The Role Pop-up Pitches Can Have Locally and Globally

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February 13, 2024
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The Role Pop-up Pitches Can Have Locally and Globally

Once upon a time, Brick Lane was only notable for being home to two famous bagel shops and a Sunday market. Lodged between working-class Bethnal Green and the mega riches of the city, there were visible gaps to the east and to the west.

The last twenty-five years have seen those gaps gradually filled in by gentrification, the creation of the capital’s Curry Mile, the arrival of a London Underground station - and football.

Next to Shoreditch High Street tube, under the railway arches, is Powerleague Shoreditch, one of the UK’s many pop-up style pitches found in the most unexpected of locations.

It’s a world away from locals’ traditional options for five-a-side: school gyms, parks, or council-owned concrete pitches.

Instead, here they find state-of-the-art 3g Astroturf, modern changing rooms and a wealth of options for all age groups, from coaching camps for amateurs to walking football tournaments for seniors. But if professional football is more of an interest area for you, visit bonuscodebets UK for game insights and tips.

And while settings like these may seem unusual, there is method in the madness. The site is ten minutes’ walk from Liverpool Street and opposite the Underground station, making it a much more convenient location to get to and from than some of the East End’s sprawling parks.

Indeed, Powerleague specifically targets neglected sites such as abandoned car parks and rooftops. The nature of five-a-side football means even a tiny space can house one or two pitches, and hubs can be dismantled if areas are finally pencilled in for redevelopment. 

This may soon be the case in Shoreditch. In May 2022, a £900m scheme to redevelop the area was given the go-ahead by the mayor and the site’s future is uncertain.

What is clear, however, is that there is an appetite for high-quality and convenient football pitches. A Briton on the other side of the pond, Phil Hill, set up Soccer in the Streets in Atlanta, USA in 1989, and recently the organisation has launched StationSoccer, an attempt to create a league played on pitches built in abandoned areas close to the city’s train stations.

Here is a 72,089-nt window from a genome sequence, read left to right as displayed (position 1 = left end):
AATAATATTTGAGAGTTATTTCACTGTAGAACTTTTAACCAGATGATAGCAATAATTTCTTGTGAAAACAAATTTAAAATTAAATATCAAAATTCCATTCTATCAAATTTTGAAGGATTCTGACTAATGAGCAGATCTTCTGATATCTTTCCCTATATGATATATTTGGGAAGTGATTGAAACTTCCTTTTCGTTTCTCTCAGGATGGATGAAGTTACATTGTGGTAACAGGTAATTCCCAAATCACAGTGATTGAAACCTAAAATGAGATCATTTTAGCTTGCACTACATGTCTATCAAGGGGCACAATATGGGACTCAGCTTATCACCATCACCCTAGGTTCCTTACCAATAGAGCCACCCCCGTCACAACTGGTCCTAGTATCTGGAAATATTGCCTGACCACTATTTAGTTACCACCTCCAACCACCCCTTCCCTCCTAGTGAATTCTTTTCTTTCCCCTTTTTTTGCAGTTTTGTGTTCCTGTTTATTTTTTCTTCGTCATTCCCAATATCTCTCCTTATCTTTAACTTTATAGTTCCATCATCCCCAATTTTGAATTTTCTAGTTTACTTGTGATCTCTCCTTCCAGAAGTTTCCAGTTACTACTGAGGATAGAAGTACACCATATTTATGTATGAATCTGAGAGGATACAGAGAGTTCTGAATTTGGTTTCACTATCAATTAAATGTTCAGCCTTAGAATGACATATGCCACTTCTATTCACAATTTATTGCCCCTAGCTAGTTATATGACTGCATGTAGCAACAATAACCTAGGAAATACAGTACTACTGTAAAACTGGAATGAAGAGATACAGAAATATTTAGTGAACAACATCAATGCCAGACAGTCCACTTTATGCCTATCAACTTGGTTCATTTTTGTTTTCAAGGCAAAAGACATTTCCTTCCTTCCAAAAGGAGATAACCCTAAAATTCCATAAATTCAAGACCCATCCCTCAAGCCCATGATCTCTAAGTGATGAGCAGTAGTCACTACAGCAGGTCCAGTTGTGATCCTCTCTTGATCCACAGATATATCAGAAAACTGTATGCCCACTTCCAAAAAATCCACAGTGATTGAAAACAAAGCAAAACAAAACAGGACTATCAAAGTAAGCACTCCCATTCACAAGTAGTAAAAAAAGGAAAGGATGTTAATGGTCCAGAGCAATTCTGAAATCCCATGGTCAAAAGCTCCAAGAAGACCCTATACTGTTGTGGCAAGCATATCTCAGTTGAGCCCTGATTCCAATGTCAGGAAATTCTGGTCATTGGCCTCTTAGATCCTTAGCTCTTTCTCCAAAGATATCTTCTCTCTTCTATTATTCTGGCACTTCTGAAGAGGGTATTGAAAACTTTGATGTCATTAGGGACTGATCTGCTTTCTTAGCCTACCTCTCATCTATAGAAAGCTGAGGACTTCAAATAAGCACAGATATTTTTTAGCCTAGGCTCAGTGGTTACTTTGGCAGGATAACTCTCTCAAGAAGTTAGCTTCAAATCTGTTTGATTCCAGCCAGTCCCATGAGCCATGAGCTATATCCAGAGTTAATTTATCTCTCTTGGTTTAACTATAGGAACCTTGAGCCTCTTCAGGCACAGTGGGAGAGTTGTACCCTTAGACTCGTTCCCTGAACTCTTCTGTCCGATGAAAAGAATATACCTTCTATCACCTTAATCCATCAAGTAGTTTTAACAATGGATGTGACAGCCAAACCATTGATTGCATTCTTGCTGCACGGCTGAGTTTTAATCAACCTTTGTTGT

Pop-Up pitches ahead of World Cup

If pop-up pitches can work in one of football’s fastest growing markets as well as its birthplace, could they thrive in more exotic locations? An intriguing possibility is presented by the World Cup in Qatar. 

One of a number of criticisms the tournament has received is the lack of perceived football culture in the country. 

If the governments are to use the World Cup for promoting sports and fitness, the creation of pop-up pitches would be an obvious way to foster interest in playing football among people of all age groups. 

Running costs would be low and it could even be marketed as a way of giving back to communities who have sacrificed most for the tournament. 

There might also be an unprecedented role for such pitches to play during the World Cup itself. If the sale of alcohol is likely to be tightly controlled, Fan Zones might need an alternative focus, and what better way to link football’s pinnacle with its grass roots than to have Fan World Cups on pop-up pitches?

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